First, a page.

This month we’ve cracked on with the start of our Spring spraying programme. All of our Wheat has received its T0 fungicide including PGR and we added Spitfire where necessary to tidy up some cleavers.
For our hybrid Wheat variety trials, we chose a robust PGR to support the very strong, early vigour – a very different growth habit to that of our conventional Wheat!
Our second dose of Nitrogen went on, bringing us up to a total of 140kg/ha applied so far. All of the Wheat is looking good on farm and our extensive trial plots will make for interesting discussion during our Open Days next month.
Looking over our OSR at the end of February left me with initial concerns after a large influx of pollen beetle. Since then March came to the rescue with a cool and windy first half which appeared to hinder movement. At my own delight and that of my pocket, I got away with not needing to apply any insecticide – a top result!
Shortly after we applied the final dose of Nitrogen the Expedient came into flower on the 23rd of March. The same time last year we were just recovering from the Beast from the East; it’s funny to think how years vary so dramatically.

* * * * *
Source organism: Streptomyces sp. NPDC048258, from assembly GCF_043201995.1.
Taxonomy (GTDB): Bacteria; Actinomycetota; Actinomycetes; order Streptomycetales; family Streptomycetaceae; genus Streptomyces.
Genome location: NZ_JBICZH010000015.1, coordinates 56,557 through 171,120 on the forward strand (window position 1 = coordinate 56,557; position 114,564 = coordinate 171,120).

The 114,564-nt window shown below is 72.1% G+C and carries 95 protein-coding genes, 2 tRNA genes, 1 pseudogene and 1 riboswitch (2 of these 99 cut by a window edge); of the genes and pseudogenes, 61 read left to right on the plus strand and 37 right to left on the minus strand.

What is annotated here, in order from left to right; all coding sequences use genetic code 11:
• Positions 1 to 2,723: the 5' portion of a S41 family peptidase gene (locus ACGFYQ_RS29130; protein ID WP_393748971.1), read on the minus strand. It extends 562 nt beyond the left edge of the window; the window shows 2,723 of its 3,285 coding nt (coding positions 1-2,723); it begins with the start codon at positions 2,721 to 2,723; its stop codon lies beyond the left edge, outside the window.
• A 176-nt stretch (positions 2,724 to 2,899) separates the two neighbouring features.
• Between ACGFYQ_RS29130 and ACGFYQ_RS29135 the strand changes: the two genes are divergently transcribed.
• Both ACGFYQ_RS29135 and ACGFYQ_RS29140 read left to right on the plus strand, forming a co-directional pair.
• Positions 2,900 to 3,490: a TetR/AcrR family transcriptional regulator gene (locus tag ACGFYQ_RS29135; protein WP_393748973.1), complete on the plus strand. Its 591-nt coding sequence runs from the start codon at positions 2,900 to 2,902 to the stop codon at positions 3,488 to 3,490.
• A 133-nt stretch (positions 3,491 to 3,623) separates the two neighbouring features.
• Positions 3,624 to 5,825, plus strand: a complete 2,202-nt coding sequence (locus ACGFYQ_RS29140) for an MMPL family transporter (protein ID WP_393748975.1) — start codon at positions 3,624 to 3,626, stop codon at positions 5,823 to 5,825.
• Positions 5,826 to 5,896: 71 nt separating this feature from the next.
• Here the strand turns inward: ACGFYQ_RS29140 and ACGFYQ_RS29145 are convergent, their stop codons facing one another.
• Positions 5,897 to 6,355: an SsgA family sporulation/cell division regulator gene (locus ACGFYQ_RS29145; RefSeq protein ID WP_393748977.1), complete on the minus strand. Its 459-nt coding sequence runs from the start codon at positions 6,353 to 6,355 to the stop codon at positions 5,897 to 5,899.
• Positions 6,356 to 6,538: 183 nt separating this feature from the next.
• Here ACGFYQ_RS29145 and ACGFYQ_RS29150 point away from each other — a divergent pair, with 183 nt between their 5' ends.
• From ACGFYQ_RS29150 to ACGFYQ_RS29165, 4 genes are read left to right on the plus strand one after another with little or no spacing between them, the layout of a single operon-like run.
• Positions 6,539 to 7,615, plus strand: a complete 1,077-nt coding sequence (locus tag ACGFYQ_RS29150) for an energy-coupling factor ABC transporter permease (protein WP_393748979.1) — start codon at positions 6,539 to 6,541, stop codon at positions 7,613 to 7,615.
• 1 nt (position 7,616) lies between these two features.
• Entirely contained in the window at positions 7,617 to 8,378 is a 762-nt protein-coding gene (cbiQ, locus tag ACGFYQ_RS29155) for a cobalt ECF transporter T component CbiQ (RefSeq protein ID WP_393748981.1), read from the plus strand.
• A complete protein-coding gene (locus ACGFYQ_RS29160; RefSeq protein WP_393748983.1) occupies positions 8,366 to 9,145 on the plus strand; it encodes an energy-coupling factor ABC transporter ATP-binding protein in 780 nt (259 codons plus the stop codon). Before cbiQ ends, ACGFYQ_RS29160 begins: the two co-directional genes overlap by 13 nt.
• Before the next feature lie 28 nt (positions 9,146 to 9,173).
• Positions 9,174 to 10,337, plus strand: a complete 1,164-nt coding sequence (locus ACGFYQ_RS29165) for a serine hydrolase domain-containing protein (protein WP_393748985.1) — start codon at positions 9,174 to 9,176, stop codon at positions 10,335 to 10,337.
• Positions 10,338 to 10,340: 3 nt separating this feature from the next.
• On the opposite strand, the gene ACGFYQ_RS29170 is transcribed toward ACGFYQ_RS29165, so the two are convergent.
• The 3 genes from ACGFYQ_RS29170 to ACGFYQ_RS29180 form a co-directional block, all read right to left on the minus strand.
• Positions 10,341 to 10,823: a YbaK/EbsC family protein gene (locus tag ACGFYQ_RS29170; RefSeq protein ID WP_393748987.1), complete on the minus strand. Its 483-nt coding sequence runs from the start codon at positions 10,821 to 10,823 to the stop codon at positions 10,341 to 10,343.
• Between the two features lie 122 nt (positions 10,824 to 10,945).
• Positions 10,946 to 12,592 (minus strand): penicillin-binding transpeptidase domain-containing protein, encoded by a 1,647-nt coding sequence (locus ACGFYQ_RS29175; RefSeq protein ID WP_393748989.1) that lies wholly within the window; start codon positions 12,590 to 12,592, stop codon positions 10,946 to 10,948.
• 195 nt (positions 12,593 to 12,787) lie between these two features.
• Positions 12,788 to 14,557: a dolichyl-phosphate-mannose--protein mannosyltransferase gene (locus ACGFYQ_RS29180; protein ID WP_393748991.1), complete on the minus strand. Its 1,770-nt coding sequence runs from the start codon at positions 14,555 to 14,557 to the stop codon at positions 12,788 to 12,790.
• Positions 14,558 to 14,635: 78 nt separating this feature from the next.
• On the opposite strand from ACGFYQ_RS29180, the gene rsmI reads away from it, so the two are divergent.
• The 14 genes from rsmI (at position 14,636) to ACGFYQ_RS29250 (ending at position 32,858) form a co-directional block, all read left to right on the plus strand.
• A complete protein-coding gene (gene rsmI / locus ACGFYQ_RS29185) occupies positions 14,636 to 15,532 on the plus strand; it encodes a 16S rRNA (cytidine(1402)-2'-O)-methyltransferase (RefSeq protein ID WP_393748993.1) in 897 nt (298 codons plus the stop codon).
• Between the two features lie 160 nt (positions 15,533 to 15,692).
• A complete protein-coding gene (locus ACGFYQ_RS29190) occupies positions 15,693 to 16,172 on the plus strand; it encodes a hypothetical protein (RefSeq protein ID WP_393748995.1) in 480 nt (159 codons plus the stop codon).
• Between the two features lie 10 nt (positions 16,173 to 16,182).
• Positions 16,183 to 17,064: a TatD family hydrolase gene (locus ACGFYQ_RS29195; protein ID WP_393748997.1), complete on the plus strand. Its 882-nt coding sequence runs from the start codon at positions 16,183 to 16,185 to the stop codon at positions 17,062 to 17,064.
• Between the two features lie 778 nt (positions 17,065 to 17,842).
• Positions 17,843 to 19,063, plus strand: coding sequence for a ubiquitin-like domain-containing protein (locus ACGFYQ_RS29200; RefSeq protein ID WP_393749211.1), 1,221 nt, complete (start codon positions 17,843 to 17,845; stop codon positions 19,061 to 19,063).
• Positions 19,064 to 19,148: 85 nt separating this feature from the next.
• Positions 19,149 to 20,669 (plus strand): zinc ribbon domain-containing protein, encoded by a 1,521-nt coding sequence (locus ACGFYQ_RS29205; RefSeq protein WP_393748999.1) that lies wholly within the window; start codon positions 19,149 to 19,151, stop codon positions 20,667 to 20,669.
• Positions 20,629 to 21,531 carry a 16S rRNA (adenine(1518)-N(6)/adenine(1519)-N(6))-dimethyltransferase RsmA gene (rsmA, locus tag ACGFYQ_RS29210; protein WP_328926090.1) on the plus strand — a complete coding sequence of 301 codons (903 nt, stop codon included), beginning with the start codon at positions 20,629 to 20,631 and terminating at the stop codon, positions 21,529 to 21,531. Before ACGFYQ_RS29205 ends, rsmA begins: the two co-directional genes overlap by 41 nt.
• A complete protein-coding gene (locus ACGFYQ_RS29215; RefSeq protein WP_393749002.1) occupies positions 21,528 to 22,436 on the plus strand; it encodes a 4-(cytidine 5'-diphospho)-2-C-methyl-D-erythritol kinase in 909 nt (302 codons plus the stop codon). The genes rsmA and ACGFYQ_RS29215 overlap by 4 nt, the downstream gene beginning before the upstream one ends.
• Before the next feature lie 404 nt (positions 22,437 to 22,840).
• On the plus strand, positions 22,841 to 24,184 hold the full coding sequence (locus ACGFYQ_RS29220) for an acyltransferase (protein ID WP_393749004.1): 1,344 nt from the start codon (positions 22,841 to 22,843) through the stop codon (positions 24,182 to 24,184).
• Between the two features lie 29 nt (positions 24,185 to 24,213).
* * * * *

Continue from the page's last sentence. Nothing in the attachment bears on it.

The drying winds during the last week of March saw us drill the remainder of the Lynx spring beans. All went into cover crops, where we used different methods of destruction – grazing, frost rolling and glyphosate. Using the Mzuri Pro-Til 3T, I drilled at 2 inches into preserved moisture. With what’s been a relatively dry spring so far, we’re starting to get the sense its going to be another year where moisture remains a precious commodity.
We’ve added another Spring crop in this year’s arsenal, Spring Wheat – which will have been grown on this farm for the first time since 2013. With everything we’ve learnt since then and with some strong new varieties coming through, we thought it would be interesting to revisit the forgotten crop. Opting for KWS Cochise, I hope to draw on its high yield potential, combined with its robust agronomic traits.
Along with 150kg/ha of DAP down the front leg, the wheat was sown at 400 seeds/m2. Following shortly after with an application of Sulfan, ahead of the rain, I ensured there was half of the crop’s Nitrogen requirement in the seedbed pre-emergence. This should get it off to a good start and we’re excited to see how this old friend performs on what’s now almost a totally different farm.